3. 3.0 3.1 3.2 3.3 3.4 Tamburello, Giancarlo (2015). "Ratiocalc: Software for processing data from multicomponent volcanic gas analyzers" (in en). Computers & Geosciences 82: 63–67. doi:10.1016/j.cageo.2015.05.004. ISSN 0098-3004. 
  4. 4.0 4.1 4.2 4.3 Gudjónsdóttir, Sylvía Rakel; Ilyinskaya, Evgenia; Hreinsdóttir, Sigrún; Bergsson, Baldur; Pfeffer, Melissa Anne; Michalczewska, Karolina; Aiuppa, Alessandro; Óladóttir, Audur Agla (2020). "Gas emissions and crustal deformation from the Krýsuvík high temperature geothermal system, Iceland" (in en). Journal of Volcanology and Geothermal Research 391: 106350. doi:10.1016/j.jvolgeores.2018.04.007. ISSN 0377-0273. Bibcode2020JVGR..39106350G. 
  5. Shinohara, Hiroshi (2005). "A new technique to estimate volcanic gas composition: plume measurements with a portable multi-sensor system". Journal of Volcanology and Geothermal Research 143 (4): 319–333. doi:10.1016/j.jvolgeores.2004.12.004. Bibcode2005JVGR..143..319S. 
  6. 6.0 6.1 "Volcanic-gas monitoring". Volcanic gas monitoring, Ch 6 in Volcanism and Global Environmental Change. Cambridge University Press. January 2015. pp. 81–96. doi:10.1017/CBO9781107415683.009. ISBN 9781107058378. 
  7. 7.0 7.1 de Moor, J.M.; Aiuppa, A.; Pacheco, J.; Avard, G.; Kern, C.; Liuzzo, M.; Martinez, M.; Giudice, G. et al. (2016). "Short-period volcanic gas precursors to phreatic eruptions: Insights from Poás Volcano, Costa Rica" (in en). Earth and Planetary Science Letters 442: 218–227. doi:10.1016/j.epsl.2016.02.056. ISSN 0012-821X. Bibcode2016E&PSL.442..218D. 
  8. Aiuppa, A.; Shinohara, H.; Tamburello, G.; Giudice, G.; Liuzzo, M.; Moretti, R. (2011). "Hydrogen in the gas plume of an open-vent volcano, Mount Etna, Italy" (in en). Journal of Geophysical Research: Solid Earth 116 (B10): B10204. doi:10.1029/2011JB008461. ISSN 2156-2202. Bibcode2011JGRB..11610204A. 
  9. Roberts, T. J.; Lurton, T.; Giudice, G.; Liuzzo, M.; Aiuppa, A.; Coltelli, M.; Vignelles, D.; Salerno, G. et al. (2017). "Validation of a novel Multi-Gas sensor for volcanic HCl alongside H2S and SO2 at Mt. Etna" (in en). Bulletin of Volcanology 79 (5): 36. doi:10.1007/s00445-017-1114-z. ISSN 1432-0819. PMID 32025075. Bibcode2017BVol...79...36R. 
  10. Woitischek, Julia; Woods, Andrew W.; Edmonds, Marie; Oppenheimer, Clive; Aiuppa, Alessandro; Pering, Tom D.; Ilanko, Tehnuka; D'Aleo, Roberto et al. (2020). "Strombolian eruptions and dynamics of magma degassing at Yasur Volcano (Vanuatu)" (in en). Journal of Volcanology and Geothermal Research 398: 106869. doi:10.1016/j.jvolgeores.2020.106869. ISSN 0377-0273. Bibcode2020JVGR..39806869W. 
  11. Lages, J.; Chacón, Z.; Burbano, V.; Meza, L.; Arellano, S.; Liuzzo, M.; Giudice, G.; Aiuppa, A. et al. (2019). "Volcanic Gas Emissions Along the Colombian Arc Segment of the Northern Volcanic Zone (CAS-NVZ): Implications for volcano monitoring and volatile budget of the Andean Volcanic Belt" (in en). Geochemistry, Geophysics, Geosystems 20 (11): 5057–5081. doi:10.1029/2019GC008573. ISSN 1525-2027. Bibcode2019GGG....20.5057L. 
  12. 12.0 12.1 Lewicki, J. L.; Kelly, P. J.; Bergfeld, D.; Vaughan, R. G.; Lowenstern, J. B. (2017). "Monitoring gas and heat emissions at Norris Geyser Basin, Yellowstone National Park, USA based on a combined eddy covariance and Multi-GAS approach" (in en). Journal of Volcanology and Geothermal Research 347: 312–326. doi:10.1016/j.jvolgeores.2017.10.001. ISSN 0377-0273. Bibcode2017JVGR..347..312L.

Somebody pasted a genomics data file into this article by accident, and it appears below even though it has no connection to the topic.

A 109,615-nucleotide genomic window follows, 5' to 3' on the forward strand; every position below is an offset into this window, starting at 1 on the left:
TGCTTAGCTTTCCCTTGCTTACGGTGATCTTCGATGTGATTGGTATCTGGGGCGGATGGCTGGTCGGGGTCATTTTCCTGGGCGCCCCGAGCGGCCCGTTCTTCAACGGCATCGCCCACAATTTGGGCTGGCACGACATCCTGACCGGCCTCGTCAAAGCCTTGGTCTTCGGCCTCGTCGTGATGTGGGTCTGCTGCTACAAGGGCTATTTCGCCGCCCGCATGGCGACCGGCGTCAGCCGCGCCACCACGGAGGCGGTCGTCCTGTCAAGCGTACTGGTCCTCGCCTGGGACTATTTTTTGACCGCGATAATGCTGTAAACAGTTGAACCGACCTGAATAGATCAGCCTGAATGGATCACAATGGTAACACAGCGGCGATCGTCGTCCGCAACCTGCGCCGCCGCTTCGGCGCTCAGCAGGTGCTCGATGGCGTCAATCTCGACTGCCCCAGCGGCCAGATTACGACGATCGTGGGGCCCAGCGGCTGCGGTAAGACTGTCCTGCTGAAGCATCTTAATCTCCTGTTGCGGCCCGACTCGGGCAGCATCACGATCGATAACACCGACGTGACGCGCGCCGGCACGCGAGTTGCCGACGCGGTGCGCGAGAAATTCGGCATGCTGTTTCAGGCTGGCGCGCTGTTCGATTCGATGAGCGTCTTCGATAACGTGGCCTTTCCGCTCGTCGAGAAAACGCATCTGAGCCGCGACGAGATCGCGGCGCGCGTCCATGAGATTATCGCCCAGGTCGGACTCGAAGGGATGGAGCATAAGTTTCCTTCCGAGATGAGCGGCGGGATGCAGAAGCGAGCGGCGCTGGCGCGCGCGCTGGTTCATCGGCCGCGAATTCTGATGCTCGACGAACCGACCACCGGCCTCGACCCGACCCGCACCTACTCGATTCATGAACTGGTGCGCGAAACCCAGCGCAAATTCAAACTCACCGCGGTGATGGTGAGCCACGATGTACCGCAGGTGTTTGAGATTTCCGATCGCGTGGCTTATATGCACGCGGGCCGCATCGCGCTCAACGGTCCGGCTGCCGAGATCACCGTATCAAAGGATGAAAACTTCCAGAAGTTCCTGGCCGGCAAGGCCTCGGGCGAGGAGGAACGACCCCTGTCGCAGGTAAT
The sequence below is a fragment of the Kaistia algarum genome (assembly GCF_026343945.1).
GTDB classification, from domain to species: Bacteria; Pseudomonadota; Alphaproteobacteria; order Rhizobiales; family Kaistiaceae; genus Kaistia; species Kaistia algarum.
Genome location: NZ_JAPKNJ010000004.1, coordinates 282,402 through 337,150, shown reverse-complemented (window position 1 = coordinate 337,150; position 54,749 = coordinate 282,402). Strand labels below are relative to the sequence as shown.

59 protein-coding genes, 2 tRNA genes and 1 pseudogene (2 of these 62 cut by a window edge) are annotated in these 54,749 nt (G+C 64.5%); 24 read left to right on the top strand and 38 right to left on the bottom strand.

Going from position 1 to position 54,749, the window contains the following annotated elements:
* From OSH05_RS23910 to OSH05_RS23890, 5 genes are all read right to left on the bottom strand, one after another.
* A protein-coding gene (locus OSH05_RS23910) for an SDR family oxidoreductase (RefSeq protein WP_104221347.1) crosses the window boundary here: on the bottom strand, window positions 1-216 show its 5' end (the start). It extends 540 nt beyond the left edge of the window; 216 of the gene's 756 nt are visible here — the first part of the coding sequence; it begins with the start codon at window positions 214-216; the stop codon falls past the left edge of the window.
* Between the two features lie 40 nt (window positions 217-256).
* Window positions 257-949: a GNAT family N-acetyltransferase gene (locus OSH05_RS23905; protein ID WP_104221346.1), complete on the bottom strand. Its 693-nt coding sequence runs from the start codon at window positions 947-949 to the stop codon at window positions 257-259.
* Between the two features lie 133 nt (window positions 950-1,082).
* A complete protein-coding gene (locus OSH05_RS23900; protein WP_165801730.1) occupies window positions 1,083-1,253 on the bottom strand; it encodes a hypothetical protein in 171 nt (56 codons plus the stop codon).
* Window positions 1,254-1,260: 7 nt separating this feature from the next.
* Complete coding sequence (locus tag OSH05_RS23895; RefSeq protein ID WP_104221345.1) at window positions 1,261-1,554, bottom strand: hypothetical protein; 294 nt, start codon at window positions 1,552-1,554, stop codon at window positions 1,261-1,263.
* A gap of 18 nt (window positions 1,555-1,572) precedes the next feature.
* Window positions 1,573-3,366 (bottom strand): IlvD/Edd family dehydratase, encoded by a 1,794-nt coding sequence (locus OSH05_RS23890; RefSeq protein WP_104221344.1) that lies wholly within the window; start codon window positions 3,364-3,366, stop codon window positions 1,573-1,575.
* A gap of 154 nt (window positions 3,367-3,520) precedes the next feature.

13. 13.0 13.1 13.2 Moor, J. Maarten de; Aiuppa, A.; Avard, G.; Wehrmann, H.; Dunbar, N.; Muller, C.; Tamburello, G.; Giudice, G. et al. (2016). "Turmoil at Turrialba Volcano (Costa Rica): Degassing and eruptive processes inferred from high-frequency gas monitoring" (in en). Journal of Geophysical Research: Solid Earth 121 (8): 5761–5775. doi:10.1002/2016JB013150. ISSN 2169-9356. PMID 27774371. Bibcode2016JGRB..121.5761D. 
  14. 14.0 14.1 Napoli, Rossella Di; Aiuppa, Alessandro; Allard, Patrick (2014). "First Multi-GAS based characterisation of the Boiling Lake volcanic gas (Dominica, Lesser Antilles)" (in en). Annals of Geophysics 56 (5): 0559. doi:10.4401/ag-6277. ISSN 2037-416X. 
  15. 15.0 15.1 "Volcanic Gas Monitoring at Mount St. Helens". 
  16. Aiuppa, Alessandro; Federico, Cinzia; Giudice, Gaetano; Giuffrida, Giovanni; Guida, Roberto; Gurrieri, Sergio; Liuzzo, Marco; Moretti, Roberto et al. (2009). "The 2007 eruption of Stromboli volcano: Insights from real-time measurement of the volcanic gas plume CO2/SO2 ratio" (in en). Journal of Volcanology and Geothermal Research. The 2007 Eruption of Stromboli 182 (3): 221–230. doi:10.1016/j.jvolgeores.2008.09.013. ISSN 0377-0273. Bibcode2009JVGR..182..221A. 
  17. Aiuppa, A.; Bagnato, E.; Witt, M. L. I.; Mather, T. A.; Parello, F.; Pyle, D. M.; Martin, R. S. (2007). "Real-time simultaneous detection of volcanic Hg and SO2 at La Fossa Crater, Vulcano (Aeolian Islands, Sicily)" (in en). Geophysical Research Letters 34 (21): L21307. doi:10.1029/2007GL030762. ISSN 1944-8007. Bibcode2007GeoRL..3421307A. 
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  19. Shinohara, Hiroshi; Geshi, Nobuo; Matsushima, Nobuo; Saito, Genji; Kazahaya, Ryunosuke (2017). "Volcanic gas composition changes during the gradual decrease of the gigantic degassing activity of Miyakejima volcano, Japan, 2000-2015" (in en). Bulletin of Volcanology 79 (2): 21. doi:10.1007/s00445-017-1105-0. ISSN 1432-0819. Bibcode2017BVol...79...21S. 
  20. Shinohara, Hiroshi; Ohminato, Takao; Takeo, Minoru; Tsuji, Hiroshi; Kazahaya, Ryunosuke (2015). "Monitoring of volcanic gas composition at Asama volcano, Japan, during 2004–2014" (in en). Journal of Volcanology and Geothermal Research 303: 199–208. doi:10.1016/j.jvolgeores.2015.07.022. ISSN 0377-0273. Bibcode2015JVGR..303..199S. 
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  22. Witt, M. L. I.; Mather, T. A.; Pyle, D. M.; Aiuppa, A.; Bagnato, E.; Tsanev, V. I. (2008). "Mercury and halogen emissions from Masaya and Telica volcanoes, Nicaragua" (in en). Journal of Geophysical Research: Solid Earth 113 (B6): B06203. doi:10.1029/2007JB005401. ISSN 2156-2202. Bibcode2008JGRB..113.6203W. 
  23. Christopher, Thomas; Edmonds, Marie; Humphreys, Madeleine C. S.; Herd, Richard A. (2010). "Volcanic gas emissions from Soufrière Hills Volcano, Montserrat 1995–2009, with implications for mafic magma supply and degassing" (in en). Geophysical Research Letters 37 (19): n/a. doi:10.1029/2009GL041325. ISSN 1944-8007. Bibcode2010GeoRL..37.0E04C. 
  24. Bobrowski, N.; Giuffrida, G. B.; Yalire, M.; Lübcke, P.; Arellano, S.; Balagizi, C.; Calabrese, S.; Galle, B. et al. (2017). "Multi-component gas emission measurements of the active lava lake of Nyiragongo, DR Congo" (in en). Journal of African Earth Sciences 134: 856–865. doi:10.1016/j.jafrearsci.2016.07.010. ISSN 1464-343X. Bibcode2017JAfES.134..856B. 
  25. "Fischer, T. P. (2013), DEep CArbon DEgassing: The Deep Carbon Observatory DECADE Initiative, Mineralogical Magazine, 77(5), 1089".